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History of the Cathedral

Cathedral Architecture
 
Cathedral Internal Image of the Collapsed Spire
Cathedral Internal Image of the Collapsed Spire

The building of the new cathedral, in the centre of the Roman former town, began in around 1076 under Bishop Stigand who had been the last Bishop of Selsey.  Construction continued into the twelfth century, and by 1108 Bishop Ralph Luffa was able to dedicate the building. Following a fire in 1114, Bishop Luffa restored the building and extended it westwards. A further fire in 1187 completely destroyed the timber roof and caused extensive damage to the arcade stonework. 

Restoration included the introduction of stone vaulting, supported on the inside by stone shafts from floor to ceiling and the addition of Purbeck marble shafts at ground and clerestory level: externally, flying buttresses were added. At this time, the retro-choir was completely restyled, squaring off the previously apsidal east end, and introducing the use of pointed arches into the triforium and clerestory. Also in the retro-choir, composite columns of Purbeck marble were substituted for the Norman stone piers.   

During the thirteenth century, chapels were added to the nave aisles forming an unusual architectural feature, and making Chichester one of the widest English cathedrals. One of the most important events in the cathedral's history took place in 1262 when Bishop Richard, who had died only nine years earlier a was canonized by Pope Urban lV. This event was followed in 1276 by the translation of his body from its original burial place in the chapel of St Thomas and St Edmund, to a shrine in the retro-choir, which became an important centre for pilgrimage right up to the Reformation. The fourteenth century saw the completion of the extension of the Lady Chapel containing windows in the 'decorated' style. In 1315, Bishop John Langton completely rebuilt the south wall of the south transept creating a large seven light window with elaborate tracery around a curvilinear triangle. The Canon's vestry was also built around this time, and the Song School was added immediately overhead, about one hundred years later.  

During the fifteenth century, important features were added to the cathedral which greatly altered its external appearance: the cloisters, enclosing the south transept; the detached bell-tower, the only one of its kind remaining in England and, which today houses a peel of eight bells; and the spire, so greatly admired by Pesvner - the 'spire and countryside form an equation or a symbol experienced by millions of people every year, which cannot be given a value purely in terms of landscape or architecture'. Bishop Robert Sherburne was an important influence on Chichester in the early years of the sixteenth century. He introduced measures to improve the effectiveness of the clergy and the ability of the choir to perform the daily offices. He also carried out extensive building work in the Close and adorned the cathedral with the paintings of Lambert Barnard.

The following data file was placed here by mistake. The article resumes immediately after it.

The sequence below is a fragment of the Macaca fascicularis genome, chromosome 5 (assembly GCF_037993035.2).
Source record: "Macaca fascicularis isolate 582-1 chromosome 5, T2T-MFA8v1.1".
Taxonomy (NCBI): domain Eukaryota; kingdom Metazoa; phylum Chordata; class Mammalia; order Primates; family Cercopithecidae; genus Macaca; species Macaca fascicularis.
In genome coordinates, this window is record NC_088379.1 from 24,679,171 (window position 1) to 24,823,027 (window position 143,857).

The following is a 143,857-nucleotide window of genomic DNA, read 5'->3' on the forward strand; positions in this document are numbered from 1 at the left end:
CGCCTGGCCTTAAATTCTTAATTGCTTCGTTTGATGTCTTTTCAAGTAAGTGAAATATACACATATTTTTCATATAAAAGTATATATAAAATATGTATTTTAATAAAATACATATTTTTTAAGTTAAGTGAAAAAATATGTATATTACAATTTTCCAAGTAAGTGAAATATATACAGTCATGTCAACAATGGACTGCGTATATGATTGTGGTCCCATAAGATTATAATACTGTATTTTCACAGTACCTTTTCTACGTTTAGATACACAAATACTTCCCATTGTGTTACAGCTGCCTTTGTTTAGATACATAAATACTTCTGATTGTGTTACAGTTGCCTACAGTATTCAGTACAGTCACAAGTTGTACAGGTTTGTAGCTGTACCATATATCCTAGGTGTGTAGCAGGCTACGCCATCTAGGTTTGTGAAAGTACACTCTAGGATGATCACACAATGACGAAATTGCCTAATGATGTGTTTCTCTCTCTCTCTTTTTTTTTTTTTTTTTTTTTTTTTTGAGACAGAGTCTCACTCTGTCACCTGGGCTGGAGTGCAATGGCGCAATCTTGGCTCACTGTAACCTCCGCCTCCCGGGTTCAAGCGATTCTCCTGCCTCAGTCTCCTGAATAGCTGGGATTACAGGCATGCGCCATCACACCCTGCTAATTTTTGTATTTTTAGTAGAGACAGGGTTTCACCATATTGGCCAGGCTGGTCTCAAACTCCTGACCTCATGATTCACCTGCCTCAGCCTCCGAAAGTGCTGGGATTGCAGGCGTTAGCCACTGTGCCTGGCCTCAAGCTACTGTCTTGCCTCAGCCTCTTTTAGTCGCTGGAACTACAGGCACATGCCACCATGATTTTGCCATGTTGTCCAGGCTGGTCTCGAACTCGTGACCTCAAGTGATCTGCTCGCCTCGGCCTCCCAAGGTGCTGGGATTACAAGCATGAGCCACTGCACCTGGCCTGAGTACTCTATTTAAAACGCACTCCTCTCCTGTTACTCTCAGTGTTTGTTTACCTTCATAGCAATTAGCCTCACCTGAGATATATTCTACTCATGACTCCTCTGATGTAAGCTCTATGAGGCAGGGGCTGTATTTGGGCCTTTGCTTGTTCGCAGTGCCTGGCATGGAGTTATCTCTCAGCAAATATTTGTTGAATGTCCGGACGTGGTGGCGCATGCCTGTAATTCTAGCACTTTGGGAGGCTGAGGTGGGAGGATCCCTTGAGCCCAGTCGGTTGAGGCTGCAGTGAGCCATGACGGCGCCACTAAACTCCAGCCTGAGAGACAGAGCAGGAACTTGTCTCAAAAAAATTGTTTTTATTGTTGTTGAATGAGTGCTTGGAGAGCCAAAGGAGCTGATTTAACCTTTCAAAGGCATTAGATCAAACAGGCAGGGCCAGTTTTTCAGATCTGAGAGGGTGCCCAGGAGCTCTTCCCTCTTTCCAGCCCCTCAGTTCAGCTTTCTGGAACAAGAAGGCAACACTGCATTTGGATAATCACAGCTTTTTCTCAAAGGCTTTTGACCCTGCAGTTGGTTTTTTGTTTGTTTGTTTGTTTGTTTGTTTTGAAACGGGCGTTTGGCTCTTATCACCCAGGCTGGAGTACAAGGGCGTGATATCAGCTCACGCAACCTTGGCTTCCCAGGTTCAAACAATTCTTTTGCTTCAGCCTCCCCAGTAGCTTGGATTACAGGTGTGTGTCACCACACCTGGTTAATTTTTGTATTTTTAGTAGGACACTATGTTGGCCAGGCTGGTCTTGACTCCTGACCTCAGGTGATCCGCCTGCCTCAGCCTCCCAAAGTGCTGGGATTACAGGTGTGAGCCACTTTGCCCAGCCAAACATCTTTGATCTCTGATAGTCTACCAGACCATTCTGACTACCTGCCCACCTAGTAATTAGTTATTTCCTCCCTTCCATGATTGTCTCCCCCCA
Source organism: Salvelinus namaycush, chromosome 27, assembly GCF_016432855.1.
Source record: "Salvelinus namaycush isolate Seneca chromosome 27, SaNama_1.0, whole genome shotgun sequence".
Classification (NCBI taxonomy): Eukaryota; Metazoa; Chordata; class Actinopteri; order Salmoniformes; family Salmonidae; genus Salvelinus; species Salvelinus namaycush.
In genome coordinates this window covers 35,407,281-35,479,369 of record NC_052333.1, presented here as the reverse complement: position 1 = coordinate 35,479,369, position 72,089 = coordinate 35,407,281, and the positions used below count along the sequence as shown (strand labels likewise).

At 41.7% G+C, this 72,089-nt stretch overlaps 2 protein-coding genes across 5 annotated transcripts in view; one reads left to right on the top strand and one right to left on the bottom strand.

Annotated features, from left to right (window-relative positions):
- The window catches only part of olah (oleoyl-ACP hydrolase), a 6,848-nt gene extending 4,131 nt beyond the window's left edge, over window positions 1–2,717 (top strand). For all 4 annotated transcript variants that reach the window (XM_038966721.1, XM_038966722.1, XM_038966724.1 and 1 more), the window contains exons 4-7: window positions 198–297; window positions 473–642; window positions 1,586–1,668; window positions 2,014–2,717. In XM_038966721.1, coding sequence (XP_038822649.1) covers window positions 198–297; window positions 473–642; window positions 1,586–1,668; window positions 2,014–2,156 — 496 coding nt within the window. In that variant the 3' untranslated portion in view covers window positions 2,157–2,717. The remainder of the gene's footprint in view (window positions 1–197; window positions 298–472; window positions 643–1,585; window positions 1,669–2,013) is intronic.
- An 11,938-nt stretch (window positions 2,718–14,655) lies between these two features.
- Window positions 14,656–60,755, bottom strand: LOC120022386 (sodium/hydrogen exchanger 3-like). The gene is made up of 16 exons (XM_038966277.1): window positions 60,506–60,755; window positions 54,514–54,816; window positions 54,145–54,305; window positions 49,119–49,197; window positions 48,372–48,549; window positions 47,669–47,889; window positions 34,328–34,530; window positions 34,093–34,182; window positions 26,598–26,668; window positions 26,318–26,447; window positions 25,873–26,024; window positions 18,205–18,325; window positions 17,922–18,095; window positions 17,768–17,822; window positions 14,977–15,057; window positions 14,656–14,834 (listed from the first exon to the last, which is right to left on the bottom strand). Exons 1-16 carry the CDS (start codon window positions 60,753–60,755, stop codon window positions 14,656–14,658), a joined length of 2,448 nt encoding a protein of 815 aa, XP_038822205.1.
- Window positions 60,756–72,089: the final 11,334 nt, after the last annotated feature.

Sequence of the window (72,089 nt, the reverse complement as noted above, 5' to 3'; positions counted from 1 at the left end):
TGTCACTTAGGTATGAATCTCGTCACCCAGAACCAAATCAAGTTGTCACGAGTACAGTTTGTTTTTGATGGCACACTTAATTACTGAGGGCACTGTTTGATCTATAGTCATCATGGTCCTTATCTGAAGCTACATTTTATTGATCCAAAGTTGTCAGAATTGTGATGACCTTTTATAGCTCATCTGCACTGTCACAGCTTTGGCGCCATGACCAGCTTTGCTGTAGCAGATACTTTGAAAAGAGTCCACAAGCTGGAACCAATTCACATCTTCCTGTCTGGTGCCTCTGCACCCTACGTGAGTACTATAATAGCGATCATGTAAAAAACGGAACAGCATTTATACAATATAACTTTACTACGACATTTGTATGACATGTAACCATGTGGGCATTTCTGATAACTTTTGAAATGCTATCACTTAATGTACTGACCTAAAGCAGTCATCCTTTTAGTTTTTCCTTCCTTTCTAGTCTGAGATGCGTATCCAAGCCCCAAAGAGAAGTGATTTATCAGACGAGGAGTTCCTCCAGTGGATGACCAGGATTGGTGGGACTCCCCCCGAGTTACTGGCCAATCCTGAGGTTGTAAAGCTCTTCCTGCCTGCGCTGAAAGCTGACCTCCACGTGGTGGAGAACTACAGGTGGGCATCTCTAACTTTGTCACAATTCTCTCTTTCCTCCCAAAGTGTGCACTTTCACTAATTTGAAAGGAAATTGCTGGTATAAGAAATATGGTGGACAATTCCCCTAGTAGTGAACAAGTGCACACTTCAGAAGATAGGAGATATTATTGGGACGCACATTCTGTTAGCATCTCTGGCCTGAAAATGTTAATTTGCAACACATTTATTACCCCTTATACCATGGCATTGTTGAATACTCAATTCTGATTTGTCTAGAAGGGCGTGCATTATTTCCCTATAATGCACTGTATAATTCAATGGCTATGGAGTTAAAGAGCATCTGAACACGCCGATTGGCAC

The Reformation brought considerable destruction to the cathedral. Brasses were removed from memorials and many stone figures and carvings defaced. The shrine of St Richard was totally destroyed and it was probably at this time that Chichester lost its medieval stained glass. Further damage to the cathedral and its contents, notably the library, took place at the hands of Parliamentary troops when they took possession of the city at the end of 1642. Following what must be described as many years of neglect, the restoration of the cathedral was started in earnest by Dean George Chandler during the 1840s. His successor, Dean Walter Farquar Hook, had to deal with a major set back to the restoration programme when the spire collapsed in 1861: the spire we see today is Sir George Gilbert Scott's restoration. During the past thirty years, a great deal has been done to ensure that the structure of the cathedral is in good order. The interior stonework has recently been thoroughly cleaned, the ceilings restored and their beauty enhanced by the installation of up-lighting, a gift by the Friends of the cathedral. However, important restoration work remains to be carried out.

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